• Increased credit utilization. Credit utilization is how much of your available credit you’re using. If you have a credit card with a $10,000 credit limit and your balance is $5,000, your credit utilization is 50%. Credit utilization makes up around 30% of your credit score, and studies indicate that it’s best to keep it below 10% whenever possible.
  • Changed credit mix. Managing different types of credit responsibly can help improve your score and looks good to lenders. If you split your debts after divorce and end up with only credit cards or one auto loan, the less diverse credit mix could lower your score some.

Understanding these factors lets you make educated decisions about your personal finances. It also helps you understand where to take action to potentially build your credit after divorce.

Preparing Financially for Divorce

It sounds dire, but with the right planning, you can mitigate or avoid some of these issues. Educating yourself about credit, your own finances and the money part of your marriage is a great first step. Check out these other tips for protecting yourself or recovering financially after divorce.

How Much Does a Divorce Cost?

The total cost of divorce depends on how you file and whether you have other factors, such as child custody, to deal with. In most cases, if you can agree on everything going into the divorce, it’s less costly. According to Nolo, the median cost of divorce is around $7,500 when attorneys handle everything.

If you’re headed toward divorce and know it, it’s a good idea to save as much money as you can. If you know as a couple you’re getting divorced and can cooperate in this endeavor, it can help you both after divorce. You’re less likely to run up more credit card debt in divorce paying for legal proceedings, for example.

Joint Bank Accounts and Divorce

Have a plan for joint bank accounts. It may be a good idea to open your own bank account as soon as you separate and start putting your own income there. You can’t necessarily empty your joint bank account of funds, especially if that money is considered marital or community property. Instead, try to work together to create a plan for splitting the money.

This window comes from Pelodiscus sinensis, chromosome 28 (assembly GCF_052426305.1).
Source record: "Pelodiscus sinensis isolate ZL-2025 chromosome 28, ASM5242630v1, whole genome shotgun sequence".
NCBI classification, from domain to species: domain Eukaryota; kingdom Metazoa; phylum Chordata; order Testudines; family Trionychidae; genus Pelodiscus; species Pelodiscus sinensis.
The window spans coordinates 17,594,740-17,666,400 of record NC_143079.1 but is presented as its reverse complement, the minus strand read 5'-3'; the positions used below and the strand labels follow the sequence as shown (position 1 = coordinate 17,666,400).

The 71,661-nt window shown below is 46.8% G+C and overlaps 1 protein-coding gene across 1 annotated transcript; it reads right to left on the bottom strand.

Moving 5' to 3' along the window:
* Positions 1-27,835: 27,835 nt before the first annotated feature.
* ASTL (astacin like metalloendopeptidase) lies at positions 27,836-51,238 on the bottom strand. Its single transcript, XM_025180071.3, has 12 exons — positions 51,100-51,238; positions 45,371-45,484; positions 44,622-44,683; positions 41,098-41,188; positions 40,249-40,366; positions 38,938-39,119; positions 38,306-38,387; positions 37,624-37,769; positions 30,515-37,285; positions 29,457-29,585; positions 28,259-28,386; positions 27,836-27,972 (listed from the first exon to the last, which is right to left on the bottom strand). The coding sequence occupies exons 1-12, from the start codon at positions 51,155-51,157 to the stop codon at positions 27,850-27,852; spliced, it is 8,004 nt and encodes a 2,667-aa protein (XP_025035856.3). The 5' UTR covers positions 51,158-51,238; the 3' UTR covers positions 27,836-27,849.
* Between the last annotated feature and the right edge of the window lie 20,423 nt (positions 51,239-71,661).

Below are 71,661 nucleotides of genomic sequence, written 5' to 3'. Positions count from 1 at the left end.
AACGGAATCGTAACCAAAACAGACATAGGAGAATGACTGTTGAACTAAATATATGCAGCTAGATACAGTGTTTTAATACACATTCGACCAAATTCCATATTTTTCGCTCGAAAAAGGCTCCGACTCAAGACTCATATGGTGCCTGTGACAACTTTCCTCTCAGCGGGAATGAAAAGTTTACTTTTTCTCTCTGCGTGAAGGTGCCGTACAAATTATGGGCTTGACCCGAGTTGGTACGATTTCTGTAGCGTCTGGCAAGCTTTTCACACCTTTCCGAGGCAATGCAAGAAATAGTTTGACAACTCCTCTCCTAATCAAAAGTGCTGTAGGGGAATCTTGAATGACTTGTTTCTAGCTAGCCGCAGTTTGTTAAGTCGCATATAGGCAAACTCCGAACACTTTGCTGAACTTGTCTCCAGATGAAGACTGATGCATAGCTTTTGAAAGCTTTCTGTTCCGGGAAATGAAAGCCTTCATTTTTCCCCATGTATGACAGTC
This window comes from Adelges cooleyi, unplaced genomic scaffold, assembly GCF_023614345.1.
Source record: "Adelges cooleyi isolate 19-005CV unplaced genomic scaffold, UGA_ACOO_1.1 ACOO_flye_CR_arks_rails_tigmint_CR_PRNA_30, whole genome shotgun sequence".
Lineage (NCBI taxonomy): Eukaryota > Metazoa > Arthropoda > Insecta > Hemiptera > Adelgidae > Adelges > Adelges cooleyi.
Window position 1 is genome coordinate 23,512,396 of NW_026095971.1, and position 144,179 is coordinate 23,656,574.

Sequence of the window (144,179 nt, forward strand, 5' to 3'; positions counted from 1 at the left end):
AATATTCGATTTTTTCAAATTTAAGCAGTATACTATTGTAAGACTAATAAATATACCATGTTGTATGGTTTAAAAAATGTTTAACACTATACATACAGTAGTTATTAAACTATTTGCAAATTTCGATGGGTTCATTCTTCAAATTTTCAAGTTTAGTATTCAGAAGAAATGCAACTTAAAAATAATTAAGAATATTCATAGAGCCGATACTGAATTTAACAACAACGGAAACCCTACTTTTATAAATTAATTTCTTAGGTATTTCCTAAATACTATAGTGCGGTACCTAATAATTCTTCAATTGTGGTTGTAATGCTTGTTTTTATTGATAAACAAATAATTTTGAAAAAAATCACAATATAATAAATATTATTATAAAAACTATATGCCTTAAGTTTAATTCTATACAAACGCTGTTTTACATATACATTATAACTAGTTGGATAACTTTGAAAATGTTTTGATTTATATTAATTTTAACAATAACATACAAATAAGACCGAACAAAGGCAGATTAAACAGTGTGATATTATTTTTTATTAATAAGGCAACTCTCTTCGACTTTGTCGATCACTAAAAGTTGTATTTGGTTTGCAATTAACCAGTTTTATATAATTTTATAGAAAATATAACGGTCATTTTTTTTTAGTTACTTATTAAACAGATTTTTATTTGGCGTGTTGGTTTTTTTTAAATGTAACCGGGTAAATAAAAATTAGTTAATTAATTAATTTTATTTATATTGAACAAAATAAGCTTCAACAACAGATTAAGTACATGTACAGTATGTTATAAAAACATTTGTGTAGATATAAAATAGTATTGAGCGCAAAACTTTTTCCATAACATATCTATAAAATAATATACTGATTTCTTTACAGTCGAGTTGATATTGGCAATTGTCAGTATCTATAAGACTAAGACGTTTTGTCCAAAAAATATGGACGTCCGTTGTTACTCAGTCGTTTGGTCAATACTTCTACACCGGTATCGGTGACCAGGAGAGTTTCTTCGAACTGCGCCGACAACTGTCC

In cases where that’s not possible, talk to your attorney about including bank account balances in the divorce paperwork. Ultimately, your goal should typically be to get the money out and split in a legal manner and then close the account. Otherwise, your name is still on the account, making you liable for any activity or potential fees in the future.

Filing Taxes After Divorce

Divorce can definitely make tax time more complicated, especially the first year or two after the fact. If your divorce isn’t finalized, you have the option to file a joint return or file separately. Each has different benefits when it comes to potential refunds, so you should consider talking to a tax professional before you decide.

Once you get past that decision, make sure you and your ex have an understanding about how you will include dependents and related expenses on your returns. Taxes are often overlooked during the divorce and can cause a fight later. After all, claiming dependents can mean a bigger refund, so consider including these agreements in your divorce paperwork to avoid problems in the future.

Credit Repair After Divorce

Even if you plan ahead to protect yourself financially during and after divorce, splitting up rarely leads to perfect circumstances immediately. Be prepared to protect your credit as best as you can, to avoid taking a hit.

But that doesn’t mean you need to take the hit lying down. And it definitely doesn’t mean that you need to accept unfair or incorrect damage to your credit score.

Divorce can be complex, and it’s easy to make small mistakes during the process. It’s also easy for the small mistakes of others to cause a problem on your credit report. From items that aren’t yours to late payments that weren’t actually late, little errors can add up to a poor credit score.

Ensuring your credit report is fair and accurate might be the last thing on your mind during and after a divorce. And chances are, you don’t have a lot of extra time and energy to spend right now. If you find yourself in a difficult situation, you can get help from the experienced services of works with you and on your behalf to check your credit and challenge errors to help you work for the credit score you deserve.